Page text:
I-2-8-18.Administrative Law Judge Decision When Case Remanded by Court

Last Update: 11/20/14 (Transmittal I-2-128)

A. General

If the Appeals Council (AC) remands a case to the hearing level after a court remand, it generally vacates the entire prior administrative law judge (ALJ) decision, and the ALJ must consider all pertinent issues de novo. When the AC vacates an ALJ decision in an initial entitlement case, the AC will usually direct that the ALJ hold a hearing and issue a new decision in the case. The ALJ will generally decide the remanded issues through the date of the new hearing decision or, in title II cases involving an expired date last insured, through the date of last insured status. When appropriate, the ALJ may issue a recommended decision. See Hearings, Appeals, and Litigation Law (HALLEX) manual I-2-8-15.

The claimant may appeal an ALJ's decision after a court remand by filing written exceptions within 30 days of the date of the ALJ's decision (or within the time allowed by the AC after permitting an extension of time). See 20 CFR 404.984(b) and 416.1484(b). See also HALLEX I-4-4-12. Additionally, the AC may assume jurisdiction of the ALJ's decision under its own motion authority within 60 days of the date of the ALJ's decision. See 20 CFR 404.969 and 416.1469, and HALLEX I-3-6-50.


If the ALJ determines that the criteria for a dismissal are present, the ALJ will follow the instructions in HALLEX I-2-4-37. However, when the case was remanded by the court under sentence six of sections 205(g) and 1631(c) of the Social Security Act, an ALJ may not dismiss the request for hearing even when the usual dismissal criteria are present. Rather, the ALJ will issue a decision. See HALLEX I-2-4-37.

B. Hearing Office Action

1. Initial Review of the Order and Assignment of Case

Hearing offices will identify court remands through the Case Processing and Management System (CPMS). Hearing offices must give priority attention to court remand cases, with time-limited court remands receiving the highest priority. For priority and assignment of court remand cases, see HALLEX I-2-1-55. Each Office of Disability Adjudication and Review (ODAR) regional office will track the status of court remand cases and work with the hearing office when issues arise, such as when a claimant intends to file a motion to hold the Commissioner in contempt of court.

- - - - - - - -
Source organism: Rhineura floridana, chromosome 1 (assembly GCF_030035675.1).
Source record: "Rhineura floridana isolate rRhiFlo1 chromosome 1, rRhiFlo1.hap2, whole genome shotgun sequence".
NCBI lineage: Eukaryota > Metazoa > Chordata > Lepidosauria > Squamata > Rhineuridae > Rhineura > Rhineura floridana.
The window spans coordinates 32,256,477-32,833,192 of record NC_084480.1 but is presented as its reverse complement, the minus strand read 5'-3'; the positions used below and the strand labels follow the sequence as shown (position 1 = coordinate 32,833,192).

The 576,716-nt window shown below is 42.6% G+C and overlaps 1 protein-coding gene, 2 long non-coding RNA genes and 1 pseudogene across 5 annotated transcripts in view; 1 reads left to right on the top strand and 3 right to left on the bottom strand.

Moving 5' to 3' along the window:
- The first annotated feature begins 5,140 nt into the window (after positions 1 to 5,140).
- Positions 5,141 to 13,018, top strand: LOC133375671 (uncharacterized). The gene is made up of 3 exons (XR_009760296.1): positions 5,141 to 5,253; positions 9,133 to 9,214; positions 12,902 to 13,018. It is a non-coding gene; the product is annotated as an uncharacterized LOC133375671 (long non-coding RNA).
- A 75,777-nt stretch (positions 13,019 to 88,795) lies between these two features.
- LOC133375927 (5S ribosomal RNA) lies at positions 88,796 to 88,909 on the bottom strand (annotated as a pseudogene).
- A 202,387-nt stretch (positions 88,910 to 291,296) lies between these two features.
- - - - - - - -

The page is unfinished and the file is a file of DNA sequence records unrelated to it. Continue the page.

If the claim(s) file is paper and the hearing office does not receive the paper file with the remand order, see HALLEX I-2-1-11.

When a hearing office receives a time-limited or delayed court remand case, the hearing office director (HOD), group supervisor (GS), or other designee will immediately:

  • Review the order;

  • Obtain any missing documents as quickly as possible (e.g., additional evidence that was the basis for the remand, a magistrate's report, or documents from the claimant, representative, or the Office of the General Counsel (OGC));

  • Estimate whether the hearing office can process the case within the court's established time limit, and if not, contact OGC about requesting an extension of time (see NOTE 2 below);

  • Designate the priority of the case; and

  • Prepare an analysis of the court order, the AC order, and the facts of the case within 2 working days of receipt. (The analysis will specifically note the actions mandated by the court or AC, any issues such as a pending motion for contempt of court, or any special circumstances that require special handling such as travel to a remote site).

The HOD, GS, or designee will provide the analysis and claim(s) file to the Hearing Office Chief Administrative Law Judge for immediate assignment to an ALJ.


Usually, the Office of Appellate Operations (OAO) Court Case Preparation and Review Branch (CCPRB) will request an extension of time if the court-imposed time limit has expired or will expire within 14 days of remanding a case to an ALJ. However, if the CCPRB did not request an extension, the HOD, GS, or designee, acting on behalf of the ALJ, must notify OGC that the ALJ needs an extension. In all other court-imposed time-limited cases, the HOD, GS, or designee must request any extension as soon as the need is apparent, but at least 14 days before the due date specified in the court's remand order. Whenever an extension is requested, the HOD, GS, or designee must inform the ALJ assigned to the case and the ODAR regional office of the request.

2. Actions After a Case Is Assigned

On the notice of hearing, the ALJ will:

  • Identify and enter the issue(s) raised in the court remand order and the AC remand order; and

  • Enter any new issues not raised in either the court remand order or AC remand order.

When drafting the decision, the ALJ will follow usual procedures, but will specifically address issues relating to the court and AC remand directives.

If the claim(s) file is paper and the ALJ issues:

  • A partially favorable decision, the hearing office will ask the effectuating component to forward the claim(s) file to OAO after the decision is effectuated;

  • A fully favorable decision, the hearing office will send a copy of the fully favorable decision to the appropriate OGC office; or

  • An unfavorable decision, the hearing office will send the file to OAO.

C. Representative Fees

See HALLEX I-1-2-6 for the delegation of authority to authorize fees and HALLEX I-1-2 generally for information on processing representative fees. When evaluating a fee authorization, an ALJ must remember that he or she is only authorized to approve a fee for services before the agency. See HALLEX I-1-2-5.

In some instances, OGC may request a copy of the fee authorized to a representative for administrative services. When requested, hearing office staff will provide a copy to OGC as quickly as possible.